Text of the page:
I RECENTLY spent a few days at Kromme River from just before New Year until just thereafter and predictably the fishing was poor as a result of the high water traffic experienced at this time of year.
I was in awe as I witnessed very little compliance. There was a total disregard by many over safety on the water.
Prior to my arrival there was a near-tragic accident where two boats collided and a young woman suffered serious leg injuries that will leave her with a disability. Yet, despite the accident I saw no increase in law enforcement.
In fact, during my stay I never saw a single inspector.
This was quite evident by the disregard by some towards other water-users as a result. Overloading of boats was common practice and the use of life-jackets while launching to sea through the river mouth was also laughed off. The excessive use of speed was quite disturbing, especially around jetties where moored boats suffer damage and many children swim. I personally experienced a water-skier overtake my craft from behind, pass my boat within five metres and douse the occupants of my boat with his wake.
Such horseplay can have tragic consequences. As funny as it might be to some, the fact remains it is irresponsible. The sad part is, it was a person whom I know and who has a vested interest in the Kromme. I would have expected better.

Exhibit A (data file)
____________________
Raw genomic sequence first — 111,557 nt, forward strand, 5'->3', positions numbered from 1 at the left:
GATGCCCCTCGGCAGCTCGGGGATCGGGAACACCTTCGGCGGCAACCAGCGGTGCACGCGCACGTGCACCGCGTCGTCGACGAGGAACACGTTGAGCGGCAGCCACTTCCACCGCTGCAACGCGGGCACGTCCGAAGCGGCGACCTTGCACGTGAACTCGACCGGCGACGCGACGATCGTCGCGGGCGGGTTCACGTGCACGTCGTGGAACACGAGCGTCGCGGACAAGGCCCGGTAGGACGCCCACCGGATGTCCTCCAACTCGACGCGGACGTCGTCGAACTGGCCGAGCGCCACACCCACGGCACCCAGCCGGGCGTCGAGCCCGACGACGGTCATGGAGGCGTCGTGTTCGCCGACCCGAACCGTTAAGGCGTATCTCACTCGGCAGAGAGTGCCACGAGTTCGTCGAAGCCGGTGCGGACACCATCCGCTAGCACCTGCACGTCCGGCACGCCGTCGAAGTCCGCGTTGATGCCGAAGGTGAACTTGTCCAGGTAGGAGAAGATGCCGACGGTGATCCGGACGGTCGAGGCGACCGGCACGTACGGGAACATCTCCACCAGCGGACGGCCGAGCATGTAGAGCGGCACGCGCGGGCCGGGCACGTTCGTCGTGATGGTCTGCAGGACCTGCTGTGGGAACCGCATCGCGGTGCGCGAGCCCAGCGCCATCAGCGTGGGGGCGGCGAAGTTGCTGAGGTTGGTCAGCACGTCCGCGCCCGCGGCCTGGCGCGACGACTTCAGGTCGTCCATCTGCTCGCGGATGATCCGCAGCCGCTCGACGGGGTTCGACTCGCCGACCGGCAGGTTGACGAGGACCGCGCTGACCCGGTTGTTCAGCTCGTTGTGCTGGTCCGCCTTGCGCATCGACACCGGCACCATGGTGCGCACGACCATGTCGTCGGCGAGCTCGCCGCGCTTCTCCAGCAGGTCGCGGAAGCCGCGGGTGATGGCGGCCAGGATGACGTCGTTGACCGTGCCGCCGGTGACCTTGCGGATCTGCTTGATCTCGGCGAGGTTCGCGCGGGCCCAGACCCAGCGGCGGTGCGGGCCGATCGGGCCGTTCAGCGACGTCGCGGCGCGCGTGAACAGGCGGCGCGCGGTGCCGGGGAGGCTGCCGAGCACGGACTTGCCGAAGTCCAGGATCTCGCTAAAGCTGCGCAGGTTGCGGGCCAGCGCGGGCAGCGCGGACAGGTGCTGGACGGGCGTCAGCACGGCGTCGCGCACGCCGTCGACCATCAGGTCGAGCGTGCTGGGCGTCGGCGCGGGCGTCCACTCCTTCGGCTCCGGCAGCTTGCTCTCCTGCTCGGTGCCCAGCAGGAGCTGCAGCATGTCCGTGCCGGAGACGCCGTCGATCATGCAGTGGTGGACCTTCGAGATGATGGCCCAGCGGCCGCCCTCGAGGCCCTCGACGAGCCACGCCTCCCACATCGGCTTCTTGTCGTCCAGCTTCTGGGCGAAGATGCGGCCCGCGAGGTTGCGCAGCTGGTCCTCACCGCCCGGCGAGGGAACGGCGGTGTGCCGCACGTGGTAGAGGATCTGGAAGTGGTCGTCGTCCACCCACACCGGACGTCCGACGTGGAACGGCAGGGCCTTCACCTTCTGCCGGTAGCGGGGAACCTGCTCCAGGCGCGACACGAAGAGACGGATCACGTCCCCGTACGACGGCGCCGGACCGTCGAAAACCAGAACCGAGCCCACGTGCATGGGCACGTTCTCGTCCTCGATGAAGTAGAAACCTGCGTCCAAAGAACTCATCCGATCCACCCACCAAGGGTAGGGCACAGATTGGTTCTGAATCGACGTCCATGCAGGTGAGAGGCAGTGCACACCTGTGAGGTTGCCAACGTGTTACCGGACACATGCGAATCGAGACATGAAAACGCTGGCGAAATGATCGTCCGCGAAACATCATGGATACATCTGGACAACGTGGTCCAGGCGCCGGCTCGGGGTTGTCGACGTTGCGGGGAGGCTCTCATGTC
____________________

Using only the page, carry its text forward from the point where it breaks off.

The use of jet motors on the Kromme is of great concern to me, as they enter shallow waters where life-forms prevail. Of particular interest, is the ink fish that are prolific on the Kromme. The eggs that are due to hatch are systematically wiped out by those who venture into water shallower than half a metre. The law is specific in this regard.
There are many other life-forms that dwell there and unfortunately the breeding season is in conflict with the holidays.
Water temperatures were as high as 27°C – great for holidaymakers but unfortunately this does not bring the fish on the bite. The fishing is best left until the river returns to its normal sleepy self. While enjoying a few days off with my friend Marius Potgieter, who needs no introduction, we discussed many issues. One of these chats was about the barometer that has intrigued me for many years.
He spoke about an incident when he was still a small boy where he was shown a gulley shark liver in a jam jar of salt water. On inquiry he was told it was a barometer and was taught how it worked.
When the salt water became opaque, there was a westerly wind expected, which is a product of a low pressure trend. The clearer the water became, the more favourable it was for an east wind to blow. He was told that one never went to sea on a clear jar.
Despite the poor fishing conditions, I managed to enjoy the scenic beauty of the Kromme in its entirety. The bushbuck fed on the river banks undisturbed by the numerous passing boats.
As boats approached, the buck would lift their heads and watch the boats pass by, only to resume feeding undisturbed. I witnessed this in numerous places on the Kromme and up the Geelhout tributary. The Kromme is certainly the premier estuary of the Eastern Cape.